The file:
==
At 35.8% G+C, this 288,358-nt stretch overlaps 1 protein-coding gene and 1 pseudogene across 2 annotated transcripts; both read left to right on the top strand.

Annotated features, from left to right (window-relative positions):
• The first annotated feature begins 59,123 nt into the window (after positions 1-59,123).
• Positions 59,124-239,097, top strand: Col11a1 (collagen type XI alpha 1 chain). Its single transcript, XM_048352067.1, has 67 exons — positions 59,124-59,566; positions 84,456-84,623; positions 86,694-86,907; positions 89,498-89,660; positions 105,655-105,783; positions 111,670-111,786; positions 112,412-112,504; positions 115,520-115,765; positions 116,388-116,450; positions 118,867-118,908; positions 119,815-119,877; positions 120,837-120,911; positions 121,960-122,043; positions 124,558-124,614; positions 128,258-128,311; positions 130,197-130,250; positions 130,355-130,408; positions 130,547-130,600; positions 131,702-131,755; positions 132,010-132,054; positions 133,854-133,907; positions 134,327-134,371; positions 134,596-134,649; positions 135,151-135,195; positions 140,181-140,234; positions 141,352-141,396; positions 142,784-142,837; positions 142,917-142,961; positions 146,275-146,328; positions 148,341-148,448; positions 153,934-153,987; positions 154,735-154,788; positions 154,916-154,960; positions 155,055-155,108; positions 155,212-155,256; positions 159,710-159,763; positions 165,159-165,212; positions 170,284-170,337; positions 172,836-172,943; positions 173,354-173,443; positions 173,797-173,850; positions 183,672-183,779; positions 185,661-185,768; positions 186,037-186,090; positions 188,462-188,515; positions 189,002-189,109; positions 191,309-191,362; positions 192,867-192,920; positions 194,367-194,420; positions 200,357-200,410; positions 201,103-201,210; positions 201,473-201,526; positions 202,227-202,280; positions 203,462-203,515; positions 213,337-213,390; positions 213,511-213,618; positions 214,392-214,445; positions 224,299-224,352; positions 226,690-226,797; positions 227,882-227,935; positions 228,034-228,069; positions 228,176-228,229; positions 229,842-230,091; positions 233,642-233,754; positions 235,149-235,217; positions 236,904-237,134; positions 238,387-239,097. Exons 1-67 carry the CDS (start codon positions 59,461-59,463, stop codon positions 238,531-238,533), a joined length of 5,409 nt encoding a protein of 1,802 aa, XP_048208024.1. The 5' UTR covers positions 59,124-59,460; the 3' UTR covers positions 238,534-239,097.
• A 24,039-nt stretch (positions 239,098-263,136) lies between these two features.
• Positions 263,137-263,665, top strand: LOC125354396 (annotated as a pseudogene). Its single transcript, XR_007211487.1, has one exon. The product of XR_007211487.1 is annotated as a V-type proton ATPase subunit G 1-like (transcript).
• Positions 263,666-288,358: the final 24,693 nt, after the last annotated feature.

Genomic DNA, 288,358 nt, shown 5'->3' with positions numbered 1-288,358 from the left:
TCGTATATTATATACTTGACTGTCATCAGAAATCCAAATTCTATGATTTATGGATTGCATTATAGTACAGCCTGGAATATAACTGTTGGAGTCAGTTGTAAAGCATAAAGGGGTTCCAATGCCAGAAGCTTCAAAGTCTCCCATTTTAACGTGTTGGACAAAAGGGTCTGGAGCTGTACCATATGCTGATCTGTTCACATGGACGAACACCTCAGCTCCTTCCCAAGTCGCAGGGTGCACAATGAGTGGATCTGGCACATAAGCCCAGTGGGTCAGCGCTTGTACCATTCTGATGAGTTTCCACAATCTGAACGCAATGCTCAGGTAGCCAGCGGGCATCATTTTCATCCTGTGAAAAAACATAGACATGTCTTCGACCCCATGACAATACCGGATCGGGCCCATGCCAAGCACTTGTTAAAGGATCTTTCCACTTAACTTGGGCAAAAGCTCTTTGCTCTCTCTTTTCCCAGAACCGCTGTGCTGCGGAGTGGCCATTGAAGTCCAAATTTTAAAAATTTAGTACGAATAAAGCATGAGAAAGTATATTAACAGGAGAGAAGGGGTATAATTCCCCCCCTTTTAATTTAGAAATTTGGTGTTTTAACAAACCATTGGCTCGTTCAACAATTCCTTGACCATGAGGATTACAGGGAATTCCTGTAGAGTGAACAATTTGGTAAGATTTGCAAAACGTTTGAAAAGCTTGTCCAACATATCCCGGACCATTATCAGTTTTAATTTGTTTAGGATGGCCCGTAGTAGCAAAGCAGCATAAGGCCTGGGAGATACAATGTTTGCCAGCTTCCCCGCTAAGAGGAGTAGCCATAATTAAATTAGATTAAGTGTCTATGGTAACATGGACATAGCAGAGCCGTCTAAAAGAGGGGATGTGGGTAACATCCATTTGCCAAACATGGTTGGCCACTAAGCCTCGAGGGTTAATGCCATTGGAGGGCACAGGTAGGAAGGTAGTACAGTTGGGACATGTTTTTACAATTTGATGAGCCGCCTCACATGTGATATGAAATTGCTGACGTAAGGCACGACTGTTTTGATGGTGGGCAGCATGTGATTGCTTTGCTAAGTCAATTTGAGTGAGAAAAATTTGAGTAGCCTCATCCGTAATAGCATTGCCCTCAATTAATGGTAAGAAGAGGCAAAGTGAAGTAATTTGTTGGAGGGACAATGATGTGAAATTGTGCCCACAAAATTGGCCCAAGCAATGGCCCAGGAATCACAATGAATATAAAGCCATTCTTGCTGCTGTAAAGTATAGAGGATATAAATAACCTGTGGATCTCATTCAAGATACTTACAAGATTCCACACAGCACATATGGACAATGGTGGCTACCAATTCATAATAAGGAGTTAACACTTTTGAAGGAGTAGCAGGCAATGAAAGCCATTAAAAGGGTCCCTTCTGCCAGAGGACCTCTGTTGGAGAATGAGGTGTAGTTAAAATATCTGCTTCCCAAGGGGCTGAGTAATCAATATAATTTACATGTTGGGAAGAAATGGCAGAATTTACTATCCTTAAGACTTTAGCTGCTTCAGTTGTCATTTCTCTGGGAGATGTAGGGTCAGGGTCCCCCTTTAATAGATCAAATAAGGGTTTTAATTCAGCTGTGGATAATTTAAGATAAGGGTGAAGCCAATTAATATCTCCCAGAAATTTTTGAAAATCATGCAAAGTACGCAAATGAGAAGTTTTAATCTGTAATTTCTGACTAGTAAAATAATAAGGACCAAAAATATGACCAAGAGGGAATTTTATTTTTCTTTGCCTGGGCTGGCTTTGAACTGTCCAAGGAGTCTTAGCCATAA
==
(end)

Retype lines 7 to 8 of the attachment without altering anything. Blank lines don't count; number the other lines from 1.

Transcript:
• Positions 263,666-288,358: the final 24,693 nt, after the last annotated feature.

Genomic DNA, 288,358 nt, shown 5'->3' with positions numbered 1-288,358 from the left: